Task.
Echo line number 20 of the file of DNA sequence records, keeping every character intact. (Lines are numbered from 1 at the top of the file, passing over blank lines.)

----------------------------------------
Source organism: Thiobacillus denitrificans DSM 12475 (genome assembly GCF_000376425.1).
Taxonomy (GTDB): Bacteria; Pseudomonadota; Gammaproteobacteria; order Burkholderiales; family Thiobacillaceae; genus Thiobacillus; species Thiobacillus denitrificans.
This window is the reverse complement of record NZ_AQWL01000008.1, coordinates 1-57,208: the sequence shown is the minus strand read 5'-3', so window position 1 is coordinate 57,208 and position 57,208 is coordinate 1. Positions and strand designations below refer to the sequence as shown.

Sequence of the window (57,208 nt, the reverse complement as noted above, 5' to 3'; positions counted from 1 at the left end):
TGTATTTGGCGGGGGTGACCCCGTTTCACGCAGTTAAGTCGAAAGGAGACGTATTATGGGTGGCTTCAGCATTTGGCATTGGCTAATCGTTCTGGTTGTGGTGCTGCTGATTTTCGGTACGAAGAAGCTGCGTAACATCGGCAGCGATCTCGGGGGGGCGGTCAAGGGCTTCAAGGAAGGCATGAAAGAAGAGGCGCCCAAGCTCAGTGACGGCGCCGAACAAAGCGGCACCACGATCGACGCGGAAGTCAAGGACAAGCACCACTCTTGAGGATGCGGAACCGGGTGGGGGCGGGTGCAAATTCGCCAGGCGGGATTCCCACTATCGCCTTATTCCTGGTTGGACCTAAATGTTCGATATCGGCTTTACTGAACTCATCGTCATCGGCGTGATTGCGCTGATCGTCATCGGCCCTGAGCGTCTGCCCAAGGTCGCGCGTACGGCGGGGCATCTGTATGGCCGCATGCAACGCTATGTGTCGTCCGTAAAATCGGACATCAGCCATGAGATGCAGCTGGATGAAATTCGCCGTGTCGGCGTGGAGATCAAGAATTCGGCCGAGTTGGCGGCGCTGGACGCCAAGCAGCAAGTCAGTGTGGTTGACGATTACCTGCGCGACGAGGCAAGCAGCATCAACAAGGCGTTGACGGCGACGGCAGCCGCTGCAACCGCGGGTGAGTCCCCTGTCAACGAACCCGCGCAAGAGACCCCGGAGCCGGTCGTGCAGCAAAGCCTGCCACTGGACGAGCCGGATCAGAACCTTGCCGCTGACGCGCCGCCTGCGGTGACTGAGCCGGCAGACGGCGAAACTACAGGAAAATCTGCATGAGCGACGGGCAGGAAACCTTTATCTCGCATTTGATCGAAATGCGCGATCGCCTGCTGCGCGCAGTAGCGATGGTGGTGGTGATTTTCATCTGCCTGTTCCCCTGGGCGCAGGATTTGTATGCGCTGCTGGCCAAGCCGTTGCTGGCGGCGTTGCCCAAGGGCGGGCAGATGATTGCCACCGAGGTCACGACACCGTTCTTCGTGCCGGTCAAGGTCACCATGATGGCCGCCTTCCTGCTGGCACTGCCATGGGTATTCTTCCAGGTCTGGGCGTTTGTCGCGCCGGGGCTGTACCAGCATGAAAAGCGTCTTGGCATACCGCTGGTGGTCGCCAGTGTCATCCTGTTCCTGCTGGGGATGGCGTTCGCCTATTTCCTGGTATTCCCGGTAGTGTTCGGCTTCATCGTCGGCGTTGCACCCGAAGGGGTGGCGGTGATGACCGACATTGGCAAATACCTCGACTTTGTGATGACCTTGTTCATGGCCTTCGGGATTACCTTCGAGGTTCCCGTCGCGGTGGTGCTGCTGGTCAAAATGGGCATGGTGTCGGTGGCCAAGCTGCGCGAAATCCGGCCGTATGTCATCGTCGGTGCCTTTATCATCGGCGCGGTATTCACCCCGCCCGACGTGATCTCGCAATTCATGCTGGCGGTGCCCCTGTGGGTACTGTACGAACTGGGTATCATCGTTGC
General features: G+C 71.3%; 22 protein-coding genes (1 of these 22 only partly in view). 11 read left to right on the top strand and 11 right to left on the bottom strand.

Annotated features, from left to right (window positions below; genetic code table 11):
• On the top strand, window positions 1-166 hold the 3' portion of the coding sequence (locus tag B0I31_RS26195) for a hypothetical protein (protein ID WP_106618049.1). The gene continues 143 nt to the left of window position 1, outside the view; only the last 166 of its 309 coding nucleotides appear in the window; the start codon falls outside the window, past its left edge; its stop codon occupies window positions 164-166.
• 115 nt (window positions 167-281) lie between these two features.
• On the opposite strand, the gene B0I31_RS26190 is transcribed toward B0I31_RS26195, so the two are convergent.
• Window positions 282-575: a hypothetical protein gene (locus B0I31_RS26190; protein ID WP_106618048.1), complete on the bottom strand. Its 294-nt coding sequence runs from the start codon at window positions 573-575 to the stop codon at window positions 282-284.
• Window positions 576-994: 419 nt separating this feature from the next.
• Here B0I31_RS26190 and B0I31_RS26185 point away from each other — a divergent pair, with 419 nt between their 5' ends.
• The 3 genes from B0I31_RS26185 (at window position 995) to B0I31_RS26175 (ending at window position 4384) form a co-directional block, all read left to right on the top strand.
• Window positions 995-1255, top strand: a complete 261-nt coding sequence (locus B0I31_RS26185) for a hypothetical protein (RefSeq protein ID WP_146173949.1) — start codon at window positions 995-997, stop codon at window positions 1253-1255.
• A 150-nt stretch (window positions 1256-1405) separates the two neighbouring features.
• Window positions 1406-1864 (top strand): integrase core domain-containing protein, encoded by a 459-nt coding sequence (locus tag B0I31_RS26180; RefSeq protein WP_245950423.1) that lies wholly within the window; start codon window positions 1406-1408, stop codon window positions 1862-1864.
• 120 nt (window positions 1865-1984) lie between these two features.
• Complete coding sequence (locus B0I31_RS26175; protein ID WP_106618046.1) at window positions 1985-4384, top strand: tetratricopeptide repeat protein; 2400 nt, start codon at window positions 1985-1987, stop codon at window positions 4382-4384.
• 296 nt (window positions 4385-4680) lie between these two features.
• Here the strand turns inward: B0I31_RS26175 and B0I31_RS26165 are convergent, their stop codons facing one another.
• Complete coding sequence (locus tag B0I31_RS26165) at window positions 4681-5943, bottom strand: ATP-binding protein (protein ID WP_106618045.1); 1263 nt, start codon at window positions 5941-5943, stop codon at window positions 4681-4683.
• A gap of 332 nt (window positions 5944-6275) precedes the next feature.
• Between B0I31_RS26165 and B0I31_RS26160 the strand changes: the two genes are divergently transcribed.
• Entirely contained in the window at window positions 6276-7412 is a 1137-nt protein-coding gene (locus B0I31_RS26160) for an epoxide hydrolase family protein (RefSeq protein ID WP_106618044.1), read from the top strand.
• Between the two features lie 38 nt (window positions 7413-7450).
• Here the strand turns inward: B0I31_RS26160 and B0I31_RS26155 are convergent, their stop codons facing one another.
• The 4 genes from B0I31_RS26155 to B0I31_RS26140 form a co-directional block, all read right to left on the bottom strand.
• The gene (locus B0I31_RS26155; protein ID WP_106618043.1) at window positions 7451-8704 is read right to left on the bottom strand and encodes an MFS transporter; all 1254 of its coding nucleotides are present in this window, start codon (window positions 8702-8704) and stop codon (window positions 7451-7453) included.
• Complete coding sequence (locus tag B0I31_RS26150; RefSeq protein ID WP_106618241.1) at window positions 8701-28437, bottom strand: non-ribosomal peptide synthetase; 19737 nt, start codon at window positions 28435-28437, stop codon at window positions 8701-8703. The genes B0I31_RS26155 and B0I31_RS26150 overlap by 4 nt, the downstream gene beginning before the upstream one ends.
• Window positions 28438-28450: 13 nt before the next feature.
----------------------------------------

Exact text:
• 296 nt (window positions 4385-4680) lie between these two features.